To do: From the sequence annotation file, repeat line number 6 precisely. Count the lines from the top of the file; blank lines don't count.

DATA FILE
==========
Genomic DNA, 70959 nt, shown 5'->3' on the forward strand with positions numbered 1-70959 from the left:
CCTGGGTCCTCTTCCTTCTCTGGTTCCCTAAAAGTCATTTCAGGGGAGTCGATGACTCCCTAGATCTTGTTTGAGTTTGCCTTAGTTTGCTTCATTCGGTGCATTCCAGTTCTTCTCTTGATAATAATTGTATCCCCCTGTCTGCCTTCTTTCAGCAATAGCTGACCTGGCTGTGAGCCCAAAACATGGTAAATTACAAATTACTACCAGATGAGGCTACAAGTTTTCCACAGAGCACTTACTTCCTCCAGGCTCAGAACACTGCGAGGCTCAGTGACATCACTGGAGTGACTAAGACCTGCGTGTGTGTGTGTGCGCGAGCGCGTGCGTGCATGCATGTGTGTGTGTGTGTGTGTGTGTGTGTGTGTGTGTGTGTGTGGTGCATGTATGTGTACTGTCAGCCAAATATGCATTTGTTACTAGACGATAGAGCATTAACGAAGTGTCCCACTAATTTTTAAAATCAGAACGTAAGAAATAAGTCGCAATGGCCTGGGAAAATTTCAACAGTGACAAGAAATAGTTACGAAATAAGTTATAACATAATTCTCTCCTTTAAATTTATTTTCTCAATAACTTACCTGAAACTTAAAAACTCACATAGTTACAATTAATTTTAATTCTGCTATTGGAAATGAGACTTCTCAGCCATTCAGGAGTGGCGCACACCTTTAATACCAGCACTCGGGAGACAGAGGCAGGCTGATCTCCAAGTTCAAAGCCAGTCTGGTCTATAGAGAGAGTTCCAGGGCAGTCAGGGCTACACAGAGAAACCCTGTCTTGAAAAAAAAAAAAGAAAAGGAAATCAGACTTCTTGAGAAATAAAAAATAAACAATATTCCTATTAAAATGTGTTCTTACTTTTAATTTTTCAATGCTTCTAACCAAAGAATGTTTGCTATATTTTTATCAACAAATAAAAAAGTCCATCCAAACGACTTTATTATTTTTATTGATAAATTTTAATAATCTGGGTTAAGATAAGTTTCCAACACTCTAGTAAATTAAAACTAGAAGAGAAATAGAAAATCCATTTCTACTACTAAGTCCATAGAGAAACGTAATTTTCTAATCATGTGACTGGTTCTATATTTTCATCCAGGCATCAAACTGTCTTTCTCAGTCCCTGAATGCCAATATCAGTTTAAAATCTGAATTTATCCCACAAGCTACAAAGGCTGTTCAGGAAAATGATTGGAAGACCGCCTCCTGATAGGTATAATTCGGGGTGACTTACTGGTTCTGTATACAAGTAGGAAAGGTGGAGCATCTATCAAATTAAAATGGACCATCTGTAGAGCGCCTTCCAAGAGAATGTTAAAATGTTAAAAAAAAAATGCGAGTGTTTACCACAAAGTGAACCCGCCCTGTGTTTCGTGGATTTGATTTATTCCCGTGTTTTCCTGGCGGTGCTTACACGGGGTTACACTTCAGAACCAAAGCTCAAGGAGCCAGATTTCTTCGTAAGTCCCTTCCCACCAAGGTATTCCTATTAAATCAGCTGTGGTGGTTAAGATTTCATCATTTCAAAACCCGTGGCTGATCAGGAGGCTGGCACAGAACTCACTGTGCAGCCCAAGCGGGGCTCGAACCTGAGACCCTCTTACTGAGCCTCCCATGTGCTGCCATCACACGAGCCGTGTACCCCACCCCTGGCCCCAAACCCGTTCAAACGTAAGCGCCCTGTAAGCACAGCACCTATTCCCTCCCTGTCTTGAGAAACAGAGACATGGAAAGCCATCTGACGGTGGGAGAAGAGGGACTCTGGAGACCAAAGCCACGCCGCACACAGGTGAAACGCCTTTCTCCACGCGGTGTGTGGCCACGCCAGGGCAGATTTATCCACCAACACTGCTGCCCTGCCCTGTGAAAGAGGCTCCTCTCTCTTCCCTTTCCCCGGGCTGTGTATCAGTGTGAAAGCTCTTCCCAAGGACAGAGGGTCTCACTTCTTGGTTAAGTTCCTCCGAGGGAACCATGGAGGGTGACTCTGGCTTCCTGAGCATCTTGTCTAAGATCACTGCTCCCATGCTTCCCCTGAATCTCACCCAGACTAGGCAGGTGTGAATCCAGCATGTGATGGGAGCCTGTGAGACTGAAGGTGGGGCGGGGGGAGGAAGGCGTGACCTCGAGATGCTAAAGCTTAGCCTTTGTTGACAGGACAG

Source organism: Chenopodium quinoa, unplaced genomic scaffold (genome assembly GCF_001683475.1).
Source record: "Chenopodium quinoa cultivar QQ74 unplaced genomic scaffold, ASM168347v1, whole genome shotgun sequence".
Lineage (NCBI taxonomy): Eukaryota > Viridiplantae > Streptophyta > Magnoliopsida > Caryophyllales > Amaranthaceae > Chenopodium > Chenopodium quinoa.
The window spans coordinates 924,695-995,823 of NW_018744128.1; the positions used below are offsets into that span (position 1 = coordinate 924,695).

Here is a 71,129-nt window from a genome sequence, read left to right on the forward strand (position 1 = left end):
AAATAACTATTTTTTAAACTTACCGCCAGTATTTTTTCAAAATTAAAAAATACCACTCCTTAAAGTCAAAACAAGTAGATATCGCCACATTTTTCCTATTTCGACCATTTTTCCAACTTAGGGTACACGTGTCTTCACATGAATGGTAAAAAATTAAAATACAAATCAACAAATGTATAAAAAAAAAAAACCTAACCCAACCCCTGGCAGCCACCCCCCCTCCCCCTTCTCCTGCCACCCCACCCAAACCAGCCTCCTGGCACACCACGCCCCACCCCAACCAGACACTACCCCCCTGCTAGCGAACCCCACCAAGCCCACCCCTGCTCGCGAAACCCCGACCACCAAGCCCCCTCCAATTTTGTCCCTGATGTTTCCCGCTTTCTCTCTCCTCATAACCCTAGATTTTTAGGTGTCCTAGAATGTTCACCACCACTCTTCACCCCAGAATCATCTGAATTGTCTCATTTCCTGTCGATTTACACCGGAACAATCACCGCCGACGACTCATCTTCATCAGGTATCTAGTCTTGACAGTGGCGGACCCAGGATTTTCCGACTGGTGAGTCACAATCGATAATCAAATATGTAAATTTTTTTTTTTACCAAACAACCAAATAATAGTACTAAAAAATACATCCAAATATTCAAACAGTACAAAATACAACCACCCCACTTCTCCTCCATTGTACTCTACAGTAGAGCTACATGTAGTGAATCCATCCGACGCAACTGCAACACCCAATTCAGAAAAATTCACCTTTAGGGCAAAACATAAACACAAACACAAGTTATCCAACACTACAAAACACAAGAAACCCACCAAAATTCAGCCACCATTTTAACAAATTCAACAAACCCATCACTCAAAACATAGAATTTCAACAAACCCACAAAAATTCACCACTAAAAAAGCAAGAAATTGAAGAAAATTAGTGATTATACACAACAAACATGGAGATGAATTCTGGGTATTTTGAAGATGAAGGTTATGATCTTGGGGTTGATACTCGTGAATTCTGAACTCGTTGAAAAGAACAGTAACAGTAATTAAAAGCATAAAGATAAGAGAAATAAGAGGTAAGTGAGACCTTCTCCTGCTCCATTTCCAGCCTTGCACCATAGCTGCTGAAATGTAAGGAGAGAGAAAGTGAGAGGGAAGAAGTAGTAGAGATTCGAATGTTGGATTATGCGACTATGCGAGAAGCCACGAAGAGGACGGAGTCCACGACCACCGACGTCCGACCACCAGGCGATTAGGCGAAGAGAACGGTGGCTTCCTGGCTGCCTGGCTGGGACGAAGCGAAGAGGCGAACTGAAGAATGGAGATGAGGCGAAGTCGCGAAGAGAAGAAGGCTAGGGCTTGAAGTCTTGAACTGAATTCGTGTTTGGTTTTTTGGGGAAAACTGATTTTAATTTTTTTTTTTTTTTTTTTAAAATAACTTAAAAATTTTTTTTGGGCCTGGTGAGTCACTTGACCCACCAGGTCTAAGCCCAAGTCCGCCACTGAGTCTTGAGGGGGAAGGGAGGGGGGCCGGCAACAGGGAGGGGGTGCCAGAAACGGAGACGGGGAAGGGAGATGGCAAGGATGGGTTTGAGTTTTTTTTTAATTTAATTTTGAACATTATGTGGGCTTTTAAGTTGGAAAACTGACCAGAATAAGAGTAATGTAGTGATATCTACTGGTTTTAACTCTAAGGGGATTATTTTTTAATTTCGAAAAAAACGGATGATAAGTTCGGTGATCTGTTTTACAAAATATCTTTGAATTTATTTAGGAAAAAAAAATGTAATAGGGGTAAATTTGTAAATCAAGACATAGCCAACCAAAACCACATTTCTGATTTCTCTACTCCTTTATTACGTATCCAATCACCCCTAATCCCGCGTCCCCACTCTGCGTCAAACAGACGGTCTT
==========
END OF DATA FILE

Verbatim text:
The window spans coordinates 924,695-995,823 of NW_018744128.1; the positions used below are offsets into that span (position 1 = coordinate 924,695).